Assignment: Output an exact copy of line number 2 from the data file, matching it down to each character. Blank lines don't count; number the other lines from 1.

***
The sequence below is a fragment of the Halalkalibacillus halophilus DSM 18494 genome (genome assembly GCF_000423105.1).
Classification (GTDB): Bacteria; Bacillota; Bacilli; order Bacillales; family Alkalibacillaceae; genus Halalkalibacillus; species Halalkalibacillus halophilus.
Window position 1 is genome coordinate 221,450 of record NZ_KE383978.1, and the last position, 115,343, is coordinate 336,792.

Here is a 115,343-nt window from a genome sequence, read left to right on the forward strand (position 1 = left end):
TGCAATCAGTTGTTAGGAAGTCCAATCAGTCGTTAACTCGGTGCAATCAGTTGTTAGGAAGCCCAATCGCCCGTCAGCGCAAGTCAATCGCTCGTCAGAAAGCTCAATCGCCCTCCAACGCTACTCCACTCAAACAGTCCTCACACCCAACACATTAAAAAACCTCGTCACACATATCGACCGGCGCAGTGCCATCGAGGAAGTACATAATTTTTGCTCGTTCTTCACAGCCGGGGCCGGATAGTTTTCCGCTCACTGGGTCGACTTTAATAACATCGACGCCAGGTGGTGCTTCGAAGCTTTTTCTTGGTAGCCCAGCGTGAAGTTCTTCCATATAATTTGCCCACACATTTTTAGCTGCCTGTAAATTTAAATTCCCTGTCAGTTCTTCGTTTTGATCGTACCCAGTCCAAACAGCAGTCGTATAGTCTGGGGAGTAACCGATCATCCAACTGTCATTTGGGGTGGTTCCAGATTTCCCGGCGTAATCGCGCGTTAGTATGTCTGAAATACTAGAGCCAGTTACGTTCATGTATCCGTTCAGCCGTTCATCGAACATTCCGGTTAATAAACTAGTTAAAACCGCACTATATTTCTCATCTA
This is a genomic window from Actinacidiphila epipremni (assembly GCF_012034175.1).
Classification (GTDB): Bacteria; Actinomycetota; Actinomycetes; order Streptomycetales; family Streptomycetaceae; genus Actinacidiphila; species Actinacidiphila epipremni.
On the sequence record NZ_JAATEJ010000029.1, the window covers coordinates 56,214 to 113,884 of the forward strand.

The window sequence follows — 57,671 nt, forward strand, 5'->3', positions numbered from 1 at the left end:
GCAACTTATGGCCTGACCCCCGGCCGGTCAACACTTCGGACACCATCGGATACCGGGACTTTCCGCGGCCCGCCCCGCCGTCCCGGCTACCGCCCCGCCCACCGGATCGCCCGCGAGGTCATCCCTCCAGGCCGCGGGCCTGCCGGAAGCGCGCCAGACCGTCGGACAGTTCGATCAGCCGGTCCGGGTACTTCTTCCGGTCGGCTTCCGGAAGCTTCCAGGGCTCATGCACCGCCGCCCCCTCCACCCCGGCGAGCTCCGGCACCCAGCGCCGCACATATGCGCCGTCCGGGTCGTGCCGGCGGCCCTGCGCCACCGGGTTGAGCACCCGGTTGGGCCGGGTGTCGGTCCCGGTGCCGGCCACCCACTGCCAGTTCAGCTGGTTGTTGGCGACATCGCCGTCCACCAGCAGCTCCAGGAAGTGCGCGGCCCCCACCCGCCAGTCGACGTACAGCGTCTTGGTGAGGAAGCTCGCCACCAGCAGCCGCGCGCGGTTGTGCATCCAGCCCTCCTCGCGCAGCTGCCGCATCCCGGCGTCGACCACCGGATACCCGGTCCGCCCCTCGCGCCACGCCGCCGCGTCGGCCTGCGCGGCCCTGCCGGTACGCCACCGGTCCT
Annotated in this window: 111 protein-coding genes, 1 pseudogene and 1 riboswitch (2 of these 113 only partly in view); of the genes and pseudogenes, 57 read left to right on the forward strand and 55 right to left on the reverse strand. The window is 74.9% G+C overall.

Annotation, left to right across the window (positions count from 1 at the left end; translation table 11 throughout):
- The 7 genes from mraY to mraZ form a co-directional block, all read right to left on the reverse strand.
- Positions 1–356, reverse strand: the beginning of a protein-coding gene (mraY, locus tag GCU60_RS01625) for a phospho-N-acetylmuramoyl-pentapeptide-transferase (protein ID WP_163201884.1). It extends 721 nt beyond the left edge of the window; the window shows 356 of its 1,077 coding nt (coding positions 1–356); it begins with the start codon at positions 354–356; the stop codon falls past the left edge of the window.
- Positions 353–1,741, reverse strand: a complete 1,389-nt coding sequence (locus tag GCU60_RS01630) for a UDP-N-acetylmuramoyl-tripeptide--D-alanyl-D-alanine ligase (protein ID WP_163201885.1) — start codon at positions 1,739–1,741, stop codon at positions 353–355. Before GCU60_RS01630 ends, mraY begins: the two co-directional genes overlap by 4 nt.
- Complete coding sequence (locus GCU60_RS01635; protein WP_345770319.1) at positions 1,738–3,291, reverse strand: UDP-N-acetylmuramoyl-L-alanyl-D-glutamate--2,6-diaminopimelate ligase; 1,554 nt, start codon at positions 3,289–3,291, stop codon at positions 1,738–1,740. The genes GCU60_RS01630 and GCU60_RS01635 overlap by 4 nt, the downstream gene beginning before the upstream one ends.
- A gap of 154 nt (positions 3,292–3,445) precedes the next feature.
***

Classification (GTDB): Bacteria; Bacillota; Bacilli; order Bacillales; family Alkalibacillaceae; genus Halalkalibacillus; species Halalkalibacillus halophilus.